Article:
Yesterday, the CFPB finalized its larger participant rule for nonbank auto finance companies, making them subject to supervision after the effective date of the rule. But the Bureau’s press release and newly-released auto finance examination procedures, to me, are even more significant, because they signal areas of future concentration for the Bureau in examinations of both banks and nonbanks in the auto finance space.
Below are a few key areas of focus that I gleaned from reading yesterday’s releases:
- Ancillary products, like GAP insurance and extended service contracts, are not mentioned in the press release, but receive heavy attention in the exam procedures. Given the history of regulatory attention to similar products in other market sectors over the past two decades, it’s no surprise that the CFPB is signaling lots of scrutiny of these products in the auto finance market.
- Leasing is clearly a headline issue, with the CFPB devoting a massive discussion in the Supplementary Information accompanying the final rule to explaining why it believes it has jurisdiction over most consumer vehicle leases under Section 1002(15)(A)(ii) of Dodd-Frank. Additionally, the CFPB simultaneously adopted a separate rule defining certain automobile leases that are not “the functional equivalent of purchase finance arrangements” as a “financial product or service.” The examination procedures pay special attention to the advertising and disclosure of lease terms, and the operation of termination-related fees (like excess wear and tear, excess mileage and early termination liability).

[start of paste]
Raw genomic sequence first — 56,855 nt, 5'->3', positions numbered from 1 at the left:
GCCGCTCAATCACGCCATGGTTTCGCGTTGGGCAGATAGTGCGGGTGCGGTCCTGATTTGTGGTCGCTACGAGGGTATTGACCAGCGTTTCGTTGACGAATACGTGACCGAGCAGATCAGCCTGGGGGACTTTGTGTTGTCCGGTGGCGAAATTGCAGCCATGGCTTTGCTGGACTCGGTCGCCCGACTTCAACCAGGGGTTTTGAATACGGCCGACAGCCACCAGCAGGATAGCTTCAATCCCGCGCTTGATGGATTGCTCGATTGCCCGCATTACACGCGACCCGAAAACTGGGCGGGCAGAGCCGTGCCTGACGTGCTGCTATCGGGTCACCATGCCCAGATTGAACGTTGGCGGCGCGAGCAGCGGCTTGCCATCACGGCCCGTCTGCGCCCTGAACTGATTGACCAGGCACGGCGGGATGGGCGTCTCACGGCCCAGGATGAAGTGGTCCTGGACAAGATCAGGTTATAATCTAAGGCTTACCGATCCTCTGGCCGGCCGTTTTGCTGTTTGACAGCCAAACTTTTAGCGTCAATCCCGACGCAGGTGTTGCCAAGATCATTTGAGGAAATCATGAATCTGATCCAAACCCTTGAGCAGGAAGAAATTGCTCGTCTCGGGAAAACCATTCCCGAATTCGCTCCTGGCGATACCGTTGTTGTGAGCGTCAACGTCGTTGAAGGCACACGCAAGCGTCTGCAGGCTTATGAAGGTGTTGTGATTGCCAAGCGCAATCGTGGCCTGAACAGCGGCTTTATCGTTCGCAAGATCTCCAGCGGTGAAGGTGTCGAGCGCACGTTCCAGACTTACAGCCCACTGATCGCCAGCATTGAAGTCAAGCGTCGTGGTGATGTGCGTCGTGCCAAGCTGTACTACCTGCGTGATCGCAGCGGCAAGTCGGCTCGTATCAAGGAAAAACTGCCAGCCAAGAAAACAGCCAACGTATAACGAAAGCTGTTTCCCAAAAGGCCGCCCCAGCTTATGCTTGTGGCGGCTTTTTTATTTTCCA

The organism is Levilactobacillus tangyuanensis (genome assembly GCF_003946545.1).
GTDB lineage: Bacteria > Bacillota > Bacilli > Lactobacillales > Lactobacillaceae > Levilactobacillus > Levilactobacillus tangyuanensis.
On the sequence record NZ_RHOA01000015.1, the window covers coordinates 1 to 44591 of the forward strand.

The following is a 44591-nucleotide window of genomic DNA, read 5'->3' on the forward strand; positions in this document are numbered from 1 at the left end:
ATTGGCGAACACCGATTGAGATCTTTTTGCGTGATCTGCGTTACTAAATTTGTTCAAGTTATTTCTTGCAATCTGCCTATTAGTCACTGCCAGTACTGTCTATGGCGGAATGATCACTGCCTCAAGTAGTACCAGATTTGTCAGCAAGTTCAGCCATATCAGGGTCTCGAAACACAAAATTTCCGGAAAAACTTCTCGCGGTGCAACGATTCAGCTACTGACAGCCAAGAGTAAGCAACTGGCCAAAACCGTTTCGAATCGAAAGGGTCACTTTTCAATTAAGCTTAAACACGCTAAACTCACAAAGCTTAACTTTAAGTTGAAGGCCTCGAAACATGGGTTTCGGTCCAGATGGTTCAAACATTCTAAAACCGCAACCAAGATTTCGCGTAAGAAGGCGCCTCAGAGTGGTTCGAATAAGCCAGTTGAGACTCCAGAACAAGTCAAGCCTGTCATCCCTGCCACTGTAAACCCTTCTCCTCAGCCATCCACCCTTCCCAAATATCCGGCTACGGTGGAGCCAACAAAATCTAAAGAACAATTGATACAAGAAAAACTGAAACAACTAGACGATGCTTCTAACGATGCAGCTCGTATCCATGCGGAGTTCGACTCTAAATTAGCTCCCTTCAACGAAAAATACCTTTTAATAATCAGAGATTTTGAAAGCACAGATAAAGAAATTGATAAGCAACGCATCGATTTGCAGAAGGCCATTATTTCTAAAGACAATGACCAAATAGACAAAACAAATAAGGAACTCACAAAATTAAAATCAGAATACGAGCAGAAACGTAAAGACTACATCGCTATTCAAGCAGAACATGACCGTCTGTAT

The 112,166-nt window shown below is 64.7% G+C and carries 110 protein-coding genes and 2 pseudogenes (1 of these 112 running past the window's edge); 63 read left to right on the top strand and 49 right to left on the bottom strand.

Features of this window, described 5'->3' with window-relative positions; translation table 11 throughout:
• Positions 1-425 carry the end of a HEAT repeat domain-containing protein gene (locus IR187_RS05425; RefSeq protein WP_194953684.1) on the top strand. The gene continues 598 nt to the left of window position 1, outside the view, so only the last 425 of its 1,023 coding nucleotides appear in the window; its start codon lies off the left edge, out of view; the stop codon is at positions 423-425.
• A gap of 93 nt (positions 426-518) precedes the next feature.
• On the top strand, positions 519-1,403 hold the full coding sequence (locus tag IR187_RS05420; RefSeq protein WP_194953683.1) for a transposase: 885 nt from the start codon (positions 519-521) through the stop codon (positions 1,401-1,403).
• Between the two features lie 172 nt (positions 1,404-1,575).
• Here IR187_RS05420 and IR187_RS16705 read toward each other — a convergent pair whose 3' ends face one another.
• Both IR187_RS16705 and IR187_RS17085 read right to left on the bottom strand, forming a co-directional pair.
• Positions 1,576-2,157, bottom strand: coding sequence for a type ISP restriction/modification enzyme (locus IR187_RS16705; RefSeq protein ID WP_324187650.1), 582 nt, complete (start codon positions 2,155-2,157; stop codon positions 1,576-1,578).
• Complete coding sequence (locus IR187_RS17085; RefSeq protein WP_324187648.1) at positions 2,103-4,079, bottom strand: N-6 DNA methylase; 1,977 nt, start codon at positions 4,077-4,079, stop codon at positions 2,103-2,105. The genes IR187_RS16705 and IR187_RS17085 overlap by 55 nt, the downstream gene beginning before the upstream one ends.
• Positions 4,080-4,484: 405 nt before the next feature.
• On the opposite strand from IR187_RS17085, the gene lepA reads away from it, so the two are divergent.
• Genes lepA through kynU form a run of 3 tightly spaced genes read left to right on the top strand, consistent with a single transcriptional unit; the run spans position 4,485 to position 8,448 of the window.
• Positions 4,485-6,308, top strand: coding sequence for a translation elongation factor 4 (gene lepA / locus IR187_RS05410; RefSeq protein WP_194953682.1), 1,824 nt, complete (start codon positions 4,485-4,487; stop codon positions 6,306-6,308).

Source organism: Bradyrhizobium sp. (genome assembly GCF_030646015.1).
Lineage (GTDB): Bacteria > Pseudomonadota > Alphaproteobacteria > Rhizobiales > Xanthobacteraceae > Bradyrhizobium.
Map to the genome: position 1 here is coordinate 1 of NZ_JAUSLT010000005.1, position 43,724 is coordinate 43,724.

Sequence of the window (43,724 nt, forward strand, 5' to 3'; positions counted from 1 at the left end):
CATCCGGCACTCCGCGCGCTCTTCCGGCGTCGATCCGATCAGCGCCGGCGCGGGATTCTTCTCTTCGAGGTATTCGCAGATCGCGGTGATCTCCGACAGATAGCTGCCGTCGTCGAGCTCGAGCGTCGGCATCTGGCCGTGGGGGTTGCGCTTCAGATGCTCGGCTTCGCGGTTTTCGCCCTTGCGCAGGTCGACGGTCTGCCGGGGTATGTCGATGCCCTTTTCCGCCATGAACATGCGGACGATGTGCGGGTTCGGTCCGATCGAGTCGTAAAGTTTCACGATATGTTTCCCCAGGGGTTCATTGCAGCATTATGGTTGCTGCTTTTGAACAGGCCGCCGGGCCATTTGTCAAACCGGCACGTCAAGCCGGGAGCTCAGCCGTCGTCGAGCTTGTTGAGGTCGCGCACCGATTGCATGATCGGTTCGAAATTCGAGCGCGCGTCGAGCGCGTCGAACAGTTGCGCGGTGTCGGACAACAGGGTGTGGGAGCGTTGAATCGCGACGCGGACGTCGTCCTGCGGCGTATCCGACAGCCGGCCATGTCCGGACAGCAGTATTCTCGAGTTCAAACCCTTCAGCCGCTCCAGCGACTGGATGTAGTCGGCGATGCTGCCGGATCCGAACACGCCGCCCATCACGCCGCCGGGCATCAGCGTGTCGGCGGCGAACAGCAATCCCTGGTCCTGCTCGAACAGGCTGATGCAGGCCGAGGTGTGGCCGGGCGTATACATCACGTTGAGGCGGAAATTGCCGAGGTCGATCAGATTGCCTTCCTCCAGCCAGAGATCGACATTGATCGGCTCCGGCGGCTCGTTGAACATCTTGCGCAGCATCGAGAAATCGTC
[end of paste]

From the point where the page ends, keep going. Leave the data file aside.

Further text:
- Advertising of auto finance terms is prominently mentioned in the press release and exam procedures, and the exam procedures specifically discuss whether “affiliates” are advertising credit terms. To me, this seems like a clear reference to automobile manufacturers’ advertising of subvented financing and leasing promotions that are offered through their captive finance companies.
- The press release highlights a focus on whether “consumers understand the terms they are getting,” which makes me think about daily simple interest. Daily simple interest is ubiquitous in the auto finance industry. Examining the clarity of how daily simple interest is described in the retail installment contract, I believe, will be one of the CFPB’s priorities.
- Related to that point is payment allocation, which is specifically highlighted in the exam procedures. How payments are allocated between late fees, finance charge and principal, and how that allocation is disclosed to consumers, will be another likely CFPB focus area.
- Two areas of third-party monitoring and due diligence that the CFPB mentioned in the exam procedures are especially notable to me: auto dealers and repossession agents. Both pose significant operational challenges. Repossession also is mentioned in the press release.
- GLBA and information-sharing issues are heavily featured in the exam manual.
- There is an explicit reference in the exam manual to underwriting, default rates, which I believe refers to an ability to repay analysis, and this is likely to be a focus area for subprime auto finance.
I don’t regard many of these issues as a surprise, but they do serve as a valuable roadmap to any bank or nonbank auto finance operation to use in preparing for a future CFPB examination or enforcement investigation. We will be holding a webinar on June 18 for clients and industry participants to discuss the larger participant rule and the implications of these examination procedures for banks and nonbanks in greater detail. Hit this link to register.